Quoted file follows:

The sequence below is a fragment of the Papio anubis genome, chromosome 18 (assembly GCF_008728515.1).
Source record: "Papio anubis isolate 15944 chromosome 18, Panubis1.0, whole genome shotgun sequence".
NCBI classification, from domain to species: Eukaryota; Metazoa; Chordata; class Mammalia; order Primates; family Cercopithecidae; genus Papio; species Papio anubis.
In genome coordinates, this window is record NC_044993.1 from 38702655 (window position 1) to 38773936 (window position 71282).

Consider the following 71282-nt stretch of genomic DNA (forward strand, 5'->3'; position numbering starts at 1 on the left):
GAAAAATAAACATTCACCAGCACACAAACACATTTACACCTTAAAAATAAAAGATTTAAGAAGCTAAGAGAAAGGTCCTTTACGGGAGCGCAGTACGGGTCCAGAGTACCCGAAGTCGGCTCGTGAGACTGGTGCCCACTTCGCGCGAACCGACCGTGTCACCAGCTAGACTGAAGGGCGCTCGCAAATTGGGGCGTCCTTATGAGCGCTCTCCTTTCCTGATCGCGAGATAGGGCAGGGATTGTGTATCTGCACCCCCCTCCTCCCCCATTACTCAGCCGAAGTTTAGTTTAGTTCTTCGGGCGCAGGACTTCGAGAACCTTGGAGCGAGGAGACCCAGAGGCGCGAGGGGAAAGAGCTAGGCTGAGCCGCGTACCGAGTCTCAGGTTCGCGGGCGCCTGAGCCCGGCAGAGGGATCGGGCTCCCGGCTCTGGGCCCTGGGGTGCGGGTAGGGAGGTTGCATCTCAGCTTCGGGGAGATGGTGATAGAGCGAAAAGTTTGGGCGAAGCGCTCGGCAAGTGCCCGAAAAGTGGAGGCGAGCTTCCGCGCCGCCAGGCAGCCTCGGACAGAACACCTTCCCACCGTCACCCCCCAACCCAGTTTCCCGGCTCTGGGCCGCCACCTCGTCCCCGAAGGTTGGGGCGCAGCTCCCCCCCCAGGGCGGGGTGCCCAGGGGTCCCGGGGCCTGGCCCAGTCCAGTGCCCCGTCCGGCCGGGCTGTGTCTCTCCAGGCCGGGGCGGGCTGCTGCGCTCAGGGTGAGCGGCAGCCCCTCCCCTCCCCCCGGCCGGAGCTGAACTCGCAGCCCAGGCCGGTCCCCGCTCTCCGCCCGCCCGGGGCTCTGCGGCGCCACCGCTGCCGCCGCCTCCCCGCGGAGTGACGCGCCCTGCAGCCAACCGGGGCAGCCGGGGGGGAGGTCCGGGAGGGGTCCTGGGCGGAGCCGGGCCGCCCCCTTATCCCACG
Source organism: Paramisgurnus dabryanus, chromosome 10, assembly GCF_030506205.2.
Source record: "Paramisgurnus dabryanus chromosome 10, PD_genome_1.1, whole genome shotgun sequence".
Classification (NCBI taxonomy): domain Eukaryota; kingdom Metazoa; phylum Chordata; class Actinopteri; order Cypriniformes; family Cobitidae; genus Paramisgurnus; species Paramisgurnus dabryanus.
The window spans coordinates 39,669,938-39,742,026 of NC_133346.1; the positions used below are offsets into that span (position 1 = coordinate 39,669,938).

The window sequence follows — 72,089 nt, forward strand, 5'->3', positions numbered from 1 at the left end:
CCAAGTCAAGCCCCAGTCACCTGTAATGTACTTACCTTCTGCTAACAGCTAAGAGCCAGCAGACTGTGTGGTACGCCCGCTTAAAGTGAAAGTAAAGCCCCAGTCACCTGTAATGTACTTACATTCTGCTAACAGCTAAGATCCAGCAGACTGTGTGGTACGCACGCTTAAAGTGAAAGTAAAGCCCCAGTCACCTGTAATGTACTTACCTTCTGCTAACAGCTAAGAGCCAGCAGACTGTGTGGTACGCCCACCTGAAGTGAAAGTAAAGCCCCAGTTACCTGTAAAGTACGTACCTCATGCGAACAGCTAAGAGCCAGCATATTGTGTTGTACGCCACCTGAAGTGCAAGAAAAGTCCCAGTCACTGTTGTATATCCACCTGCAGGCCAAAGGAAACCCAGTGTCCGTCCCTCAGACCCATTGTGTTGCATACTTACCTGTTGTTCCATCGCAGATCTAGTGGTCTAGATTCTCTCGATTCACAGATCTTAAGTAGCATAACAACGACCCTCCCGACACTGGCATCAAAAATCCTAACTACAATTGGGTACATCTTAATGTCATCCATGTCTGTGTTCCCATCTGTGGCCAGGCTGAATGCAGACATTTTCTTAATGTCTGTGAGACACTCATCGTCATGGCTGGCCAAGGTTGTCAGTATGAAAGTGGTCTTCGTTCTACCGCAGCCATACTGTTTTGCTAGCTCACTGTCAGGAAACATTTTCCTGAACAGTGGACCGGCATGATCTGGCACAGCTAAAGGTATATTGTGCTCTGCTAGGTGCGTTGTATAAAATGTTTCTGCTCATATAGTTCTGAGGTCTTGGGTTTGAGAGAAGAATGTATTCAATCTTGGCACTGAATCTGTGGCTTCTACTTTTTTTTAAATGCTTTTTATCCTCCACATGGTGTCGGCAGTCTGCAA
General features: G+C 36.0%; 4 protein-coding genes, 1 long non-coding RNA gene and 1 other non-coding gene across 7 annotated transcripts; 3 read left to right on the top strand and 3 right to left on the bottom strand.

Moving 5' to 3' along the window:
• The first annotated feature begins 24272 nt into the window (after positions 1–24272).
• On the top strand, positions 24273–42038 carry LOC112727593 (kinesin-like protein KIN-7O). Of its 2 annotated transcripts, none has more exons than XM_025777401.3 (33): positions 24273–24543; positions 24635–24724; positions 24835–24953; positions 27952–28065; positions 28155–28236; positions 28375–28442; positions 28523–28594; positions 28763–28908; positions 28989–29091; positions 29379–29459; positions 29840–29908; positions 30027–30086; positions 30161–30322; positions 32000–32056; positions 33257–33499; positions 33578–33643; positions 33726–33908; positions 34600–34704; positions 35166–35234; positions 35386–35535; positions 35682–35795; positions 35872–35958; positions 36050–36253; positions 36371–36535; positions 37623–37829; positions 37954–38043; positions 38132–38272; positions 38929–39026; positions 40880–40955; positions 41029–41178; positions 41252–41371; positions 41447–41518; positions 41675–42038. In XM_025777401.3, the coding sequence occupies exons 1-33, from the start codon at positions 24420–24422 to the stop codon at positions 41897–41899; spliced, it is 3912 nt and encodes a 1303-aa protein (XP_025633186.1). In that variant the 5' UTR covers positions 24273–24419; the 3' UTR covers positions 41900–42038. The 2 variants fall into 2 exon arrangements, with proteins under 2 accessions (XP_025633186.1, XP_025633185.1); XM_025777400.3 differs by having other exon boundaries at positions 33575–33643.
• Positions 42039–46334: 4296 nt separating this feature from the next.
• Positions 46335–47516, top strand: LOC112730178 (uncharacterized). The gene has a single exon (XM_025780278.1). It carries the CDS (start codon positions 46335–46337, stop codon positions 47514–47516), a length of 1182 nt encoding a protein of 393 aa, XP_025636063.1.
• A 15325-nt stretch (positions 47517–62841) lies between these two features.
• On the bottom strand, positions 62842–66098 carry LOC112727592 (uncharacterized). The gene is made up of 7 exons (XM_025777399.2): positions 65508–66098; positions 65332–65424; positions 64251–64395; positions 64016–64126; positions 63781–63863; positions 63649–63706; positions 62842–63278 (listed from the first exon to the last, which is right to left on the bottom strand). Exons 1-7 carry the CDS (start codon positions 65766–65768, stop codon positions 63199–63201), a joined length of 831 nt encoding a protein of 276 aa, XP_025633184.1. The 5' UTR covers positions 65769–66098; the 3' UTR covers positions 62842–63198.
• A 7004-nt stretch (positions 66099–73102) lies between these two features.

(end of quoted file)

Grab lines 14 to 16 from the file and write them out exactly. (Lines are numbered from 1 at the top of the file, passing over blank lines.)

Moving 5' to 3' along the window:
• The first annotated feature begins 24272 nt into the window (after positions 1–24272).
• On the top strand, positions 24273–42038 carry LOC112727593 (kinesin-like protein KIN-7O). Of its 2 annotated transcripts, none has more exons than XM_025777401.3 (33): positions 24273–24543; positions 24635–24724; positions 24835–24953; positions 27952–28065; positions 28155–28236; positions 28375–28442; positions 28523–28594; positions 28763–28908; positions 28989–29091; positions 29379–29459; positions 29840–29908; positions 30027–30086; positions 30161–30322; positions 32000–32056; positions 33257–33499; positions 33578–33643; positions 33726–33908; positions 34600–34704; positions 35166–35234; positions 35386–35535; positions 35682–35795; positions 35872–35958; positions 36050–36253; positions 36371–36535; positions 37623–37829; positions 37954–38043; positions 38132–38272; positions 38929–39026; positions 40880–40955; positions 41029–41178; positions 41252–41371; positions 41447–41518; positions 41675–42038. In XM_025777401.3, the coding sequence occupies exons 1-33, from the start codon at positions 24420–24422 to the stop codon at positions 41897–41899; spliced, it is 3912 nt and encodes a 1303-aa protein (XP_025633186.1). In that variant the 5' UTR covers positions 24273–24419; the 3' UTR covers positions 41900–42038. The 2 variants fall into 2 exon arrangements, with proteins under 2 accessions (XP_025633186.1, XP_025633185.1); XM_025777400.3 differs by having other exon boundaries at positions 33575–33643.